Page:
This piece from The Onion hits pretty close to home.
I have always been a big proponent of following your heart and doing exactly what you want to do. It sounds so simple, right? But there are people who spend years—decades, even—trying to find a true sense of purpose for themselves. My advice? Just find the thing you enjoy doing more than anything else, your one true passion, and do it for the rest of your life on nights and weekends when you’re exhausted and cranky and just want to go to bed.
Ouch. Sounds like my life sometimes!
It could be anything—music, writing, drawing, acting, teaching—it really doesn’t matter. All that matters is that once you know what you want to do, you dive in a full 10 percent and spend the other 90 torturing yourself because you know damn well that it’s far too late to make a drastic career change, and that you’re stuck on this mind-numbing path for the rest of your life.
This raises an interesting question. How do you pursue your dream if you’re busy living life?
I can’t stress this enough: Do what you love…in between work commitments, and family commitments, and commitments that tend to pop up and take immediate precedence over doing the thing you love. Because the bottom line is that life is short, and you owe it to yourself to spend the majority of it giving yourself wholly and completely to something you absolutely hate, and 20 minutes here and there doing what you feel you were put on this earth to do.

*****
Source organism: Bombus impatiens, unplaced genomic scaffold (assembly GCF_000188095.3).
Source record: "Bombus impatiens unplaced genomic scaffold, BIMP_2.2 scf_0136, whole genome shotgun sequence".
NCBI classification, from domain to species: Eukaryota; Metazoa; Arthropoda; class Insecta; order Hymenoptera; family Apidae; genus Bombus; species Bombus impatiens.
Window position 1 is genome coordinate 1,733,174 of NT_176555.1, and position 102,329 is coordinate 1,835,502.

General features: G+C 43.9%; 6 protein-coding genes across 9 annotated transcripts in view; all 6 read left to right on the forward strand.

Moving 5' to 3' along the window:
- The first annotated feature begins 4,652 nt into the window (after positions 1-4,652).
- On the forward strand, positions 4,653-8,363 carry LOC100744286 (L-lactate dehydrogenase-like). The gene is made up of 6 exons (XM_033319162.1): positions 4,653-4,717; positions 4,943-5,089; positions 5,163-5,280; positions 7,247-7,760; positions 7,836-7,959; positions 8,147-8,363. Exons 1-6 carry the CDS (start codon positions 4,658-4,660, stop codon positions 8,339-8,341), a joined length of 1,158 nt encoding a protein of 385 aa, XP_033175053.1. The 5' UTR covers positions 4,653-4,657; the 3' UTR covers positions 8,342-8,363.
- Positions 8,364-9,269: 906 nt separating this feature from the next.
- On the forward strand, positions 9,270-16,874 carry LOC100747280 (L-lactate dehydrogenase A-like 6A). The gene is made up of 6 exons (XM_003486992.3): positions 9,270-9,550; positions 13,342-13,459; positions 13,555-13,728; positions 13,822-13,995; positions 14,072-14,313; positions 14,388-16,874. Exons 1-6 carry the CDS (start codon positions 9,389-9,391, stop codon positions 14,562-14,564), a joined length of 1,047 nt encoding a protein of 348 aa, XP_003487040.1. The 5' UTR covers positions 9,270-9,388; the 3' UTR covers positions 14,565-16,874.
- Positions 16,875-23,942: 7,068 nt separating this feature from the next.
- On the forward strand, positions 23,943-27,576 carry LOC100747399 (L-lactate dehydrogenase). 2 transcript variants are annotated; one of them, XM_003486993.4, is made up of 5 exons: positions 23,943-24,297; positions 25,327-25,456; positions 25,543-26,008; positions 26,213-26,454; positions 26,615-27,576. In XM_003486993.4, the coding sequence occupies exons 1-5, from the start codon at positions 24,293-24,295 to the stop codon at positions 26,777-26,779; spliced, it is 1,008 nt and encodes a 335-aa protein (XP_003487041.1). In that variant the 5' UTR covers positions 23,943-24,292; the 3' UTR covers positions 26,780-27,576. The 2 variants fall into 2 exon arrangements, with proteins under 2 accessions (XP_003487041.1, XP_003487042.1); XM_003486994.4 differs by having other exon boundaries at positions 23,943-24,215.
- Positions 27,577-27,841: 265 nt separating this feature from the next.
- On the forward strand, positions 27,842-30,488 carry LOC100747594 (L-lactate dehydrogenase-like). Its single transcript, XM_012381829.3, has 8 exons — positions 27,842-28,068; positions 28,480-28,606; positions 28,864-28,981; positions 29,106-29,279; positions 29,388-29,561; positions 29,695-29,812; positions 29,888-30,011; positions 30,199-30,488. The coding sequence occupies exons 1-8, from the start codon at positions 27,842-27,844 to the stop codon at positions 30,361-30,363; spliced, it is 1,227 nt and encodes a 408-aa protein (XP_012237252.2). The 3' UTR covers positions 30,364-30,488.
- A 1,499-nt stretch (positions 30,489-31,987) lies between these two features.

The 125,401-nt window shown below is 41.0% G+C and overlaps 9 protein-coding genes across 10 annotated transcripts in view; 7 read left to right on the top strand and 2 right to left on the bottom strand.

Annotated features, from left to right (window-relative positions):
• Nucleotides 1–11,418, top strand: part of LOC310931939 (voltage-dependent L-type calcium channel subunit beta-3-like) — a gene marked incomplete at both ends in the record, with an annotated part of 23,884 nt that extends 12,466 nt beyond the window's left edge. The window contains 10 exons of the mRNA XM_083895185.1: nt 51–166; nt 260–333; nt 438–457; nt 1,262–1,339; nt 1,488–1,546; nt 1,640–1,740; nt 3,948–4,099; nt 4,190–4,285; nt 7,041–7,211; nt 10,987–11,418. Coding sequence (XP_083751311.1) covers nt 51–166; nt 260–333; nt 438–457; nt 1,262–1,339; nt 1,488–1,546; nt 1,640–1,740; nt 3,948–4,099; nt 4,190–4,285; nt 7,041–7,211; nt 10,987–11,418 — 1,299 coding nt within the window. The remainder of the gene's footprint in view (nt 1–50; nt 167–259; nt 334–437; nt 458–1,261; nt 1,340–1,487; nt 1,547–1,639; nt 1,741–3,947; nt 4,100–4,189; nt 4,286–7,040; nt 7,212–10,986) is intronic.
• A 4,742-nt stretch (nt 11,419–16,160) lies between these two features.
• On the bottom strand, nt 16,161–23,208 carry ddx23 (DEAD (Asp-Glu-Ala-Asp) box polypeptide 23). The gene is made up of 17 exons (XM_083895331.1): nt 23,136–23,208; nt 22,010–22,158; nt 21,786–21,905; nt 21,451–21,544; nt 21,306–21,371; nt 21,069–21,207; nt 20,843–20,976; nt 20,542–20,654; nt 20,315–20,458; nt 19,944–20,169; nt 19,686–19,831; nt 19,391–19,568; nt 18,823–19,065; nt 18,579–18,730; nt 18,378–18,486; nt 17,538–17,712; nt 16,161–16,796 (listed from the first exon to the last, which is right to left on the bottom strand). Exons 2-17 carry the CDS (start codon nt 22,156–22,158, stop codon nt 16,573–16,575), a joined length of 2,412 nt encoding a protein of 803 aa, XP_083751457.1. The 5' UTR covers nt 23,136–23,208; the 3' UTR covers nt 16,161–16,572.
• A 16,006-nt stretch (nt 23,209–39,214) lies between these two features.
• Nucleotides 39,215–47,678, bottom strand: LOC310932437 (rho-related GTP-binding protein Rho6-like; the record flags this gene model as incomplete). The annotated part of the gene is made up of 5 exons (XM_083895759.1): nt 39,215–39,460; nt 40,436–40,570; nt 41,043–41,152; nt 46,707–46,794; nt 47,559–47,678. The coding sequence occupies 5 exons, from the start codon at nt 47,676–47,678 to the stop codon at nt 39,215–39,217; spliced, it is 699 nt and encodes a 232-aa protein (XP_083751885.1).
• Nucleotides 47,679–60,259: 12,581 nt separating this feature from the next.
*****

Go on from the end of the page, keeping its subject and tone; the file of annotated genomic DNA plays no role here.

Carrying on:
I totally admit there’s more than a modicum of truth in this whole scenario. You have to really, really want to succeed at your dream to make this kind of sacrifice worth it.
Really, the biggest obstacle to overcome here—aside from every single obligation you have to your friends, family, job, and financial future—is you. And I’ll tell you this much: You don’t want to wake up in 10 years and think to yourself, “What if I had just gone after my dreams during those brief 30-minute lunch breaks when I was younger?” Because even if it doesn’t work out, don’t you owe it to yourself to look in the mirror and confidently say, “You know what, I gave it my best half-hearted shot”?
Kudos to the writer… who probably is actually writing for a living. Success is hard. It’s a never ending pursuit. Markets for paying writing are tightening. Those are the realities. Sometimes the only thing that keeps me writing is the fact that I’m a writer. It’s what I do. It’s an illness that has no cure.